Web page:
Men who consume soy foods may be at lower risk for prostate cancer, according to an updated systematic review and meta-analysis of 30 observational studies, published in the journal Nutrients in early 2018. It included diet and health data from 267,000 men in Asia, Europe, and North America.
Overall, total soy intake was associated with a reduced risk of prostate cancer. In further analyses, this association held up for unfermented soy foods (soybeans, tofu, and soy milk), while fermented soy (miso and natto) showed neither benefit nor risk (that’s good news since there has been some concern that fermented foods may increase prostate cancer risk). No link was seen between soy and the risk of advanced prostate cancer (perhaps due to the few studies addressing this), though a few studies not included in this review have suggested a protective effect. The studies did not look at soy supplements, which are of questionable value.
The researchers noted, however, that variability in participants, methodology, and findings across studies “makes it difficult to draw conclusions about whether ethnic differences, preparation methods, or eating patterns exist in soy food or isoflavone consumption and prostate cancer risk.” Furthermore, the results “should be interpreted with caution” because other dietary and lifestyle factors not controlled for in the studies could have contributed to the decreased cancer risk observed. More studies are needed to support consuming soy as a prostate cancer preventive—and there is still too little research to fully understand soy’s effects (good or bad) in men who already have the cancer.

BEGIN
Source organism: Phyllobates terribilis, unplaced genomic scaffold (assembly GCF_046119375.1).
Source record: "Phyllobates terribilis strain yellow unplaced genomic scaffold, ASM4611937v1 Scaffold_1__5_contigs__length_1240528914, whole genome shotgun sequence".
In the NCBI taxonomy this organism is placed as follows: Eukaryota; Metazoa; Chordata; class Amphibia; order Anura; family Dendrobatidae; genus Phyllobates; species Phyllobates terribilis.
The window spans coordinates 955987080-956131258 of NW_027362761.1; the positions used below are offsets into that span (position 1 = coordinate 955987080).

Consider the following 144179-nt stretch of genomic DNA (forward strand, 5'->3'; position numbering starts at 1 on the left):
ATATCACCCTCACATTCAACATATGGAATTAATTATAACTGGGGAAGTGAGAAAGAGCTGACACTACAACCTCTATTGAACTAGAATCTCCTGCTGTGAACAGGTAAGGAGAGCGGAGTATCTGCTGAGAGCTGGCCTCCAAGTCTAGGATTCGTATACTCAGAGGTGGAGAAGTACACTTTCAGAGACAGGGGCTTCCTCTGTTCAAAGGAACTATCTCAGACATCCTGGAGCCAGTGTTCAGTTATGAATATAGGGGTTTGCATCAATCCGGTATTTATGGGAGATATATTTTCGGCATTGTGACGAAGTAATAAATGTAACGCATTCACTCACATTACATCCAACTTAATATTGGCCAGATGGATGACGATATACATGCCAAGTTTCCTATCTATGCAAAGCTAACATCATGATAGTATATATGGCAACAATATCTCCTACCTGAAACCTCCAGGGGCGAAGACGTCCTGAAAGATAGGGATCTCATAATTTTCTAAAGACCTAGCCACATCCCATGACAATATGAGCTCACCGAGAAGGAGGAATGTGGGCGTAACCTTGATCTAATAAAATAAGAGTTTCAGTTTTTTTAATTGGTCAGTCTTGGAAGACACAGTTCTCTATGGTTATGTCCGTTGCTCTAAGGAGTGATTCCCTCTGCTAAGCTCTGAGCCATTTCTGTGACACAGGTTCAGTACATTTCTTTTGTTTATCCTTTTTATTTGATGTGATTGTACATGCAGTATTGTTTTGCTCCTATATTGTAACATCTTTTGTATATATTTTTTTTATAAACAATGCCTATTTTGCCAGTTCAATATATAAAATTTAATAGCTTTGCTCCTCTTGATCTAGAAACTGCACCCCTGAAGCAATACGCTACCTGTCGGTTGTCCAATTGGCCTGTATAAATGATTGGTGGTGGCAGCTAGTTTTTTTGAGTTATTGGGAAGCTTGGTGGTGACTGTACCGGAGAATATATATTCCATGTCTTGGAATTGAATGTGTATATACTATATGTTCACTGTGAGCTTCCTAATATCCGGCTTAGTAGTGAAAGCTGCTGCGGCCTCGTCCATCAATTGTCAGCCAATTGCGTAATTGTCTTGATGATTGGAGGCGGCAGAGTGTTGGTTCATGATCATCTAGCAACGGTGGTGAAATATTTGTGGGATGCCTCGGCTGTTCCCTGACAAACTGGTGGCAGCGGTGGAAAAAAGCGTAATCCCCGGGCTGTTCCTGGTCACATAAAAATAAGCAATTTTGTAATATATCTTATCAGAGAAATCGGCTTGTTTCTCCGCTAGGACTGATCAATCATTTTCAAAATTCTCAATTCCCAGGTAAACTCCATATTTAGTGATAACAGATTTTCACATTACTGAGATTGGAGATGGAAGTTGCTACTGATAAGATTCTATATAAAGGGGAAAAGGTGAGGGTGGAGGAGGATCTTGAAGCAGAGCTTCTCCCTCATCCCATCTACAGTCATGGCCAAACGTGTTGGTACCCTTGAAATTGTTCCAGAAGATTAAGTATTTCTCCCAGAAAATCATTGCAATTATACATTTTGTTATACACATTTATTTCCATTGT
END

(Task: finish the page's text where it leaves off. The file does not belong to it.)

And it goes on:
In the U.S., prostate cancer is the second leading cause of cancer deaths in men (after lung cancer). The lower rate of prostate cancer seen in Asia has been attributed in part to soy being a staple food in most Asian diets. It’s thought that isoflavone compounds in soy—which have been shown to accumulate in prostate tissue and act as weak hormones—may suppress cancer through both hormonal and non-hormonal mechanisms. For example, the isoflavone genistein preferentially binds to estrogen receptors in prostate tissue, and this may reduce growth of tumor cells and induce cell death.
This is not the first study to show a possible protective effect of soy against prostate cancer. In fact, there have been four previous meta-analyses, including a 2009 analysis of 15 studies, published in the American Journal of Clinical Nutrition, which found that men who consumed soy regularly had a 26 percent reduced risk of prostate cancer, compared with those who ate little or none. As in the current study, the benefit was seen only with unfermented soy foods, while fermented foods had no effect.
This article first appeared in the UC Berkeley Wellness Letter.
Also see Pros and Cons of Soy Foods.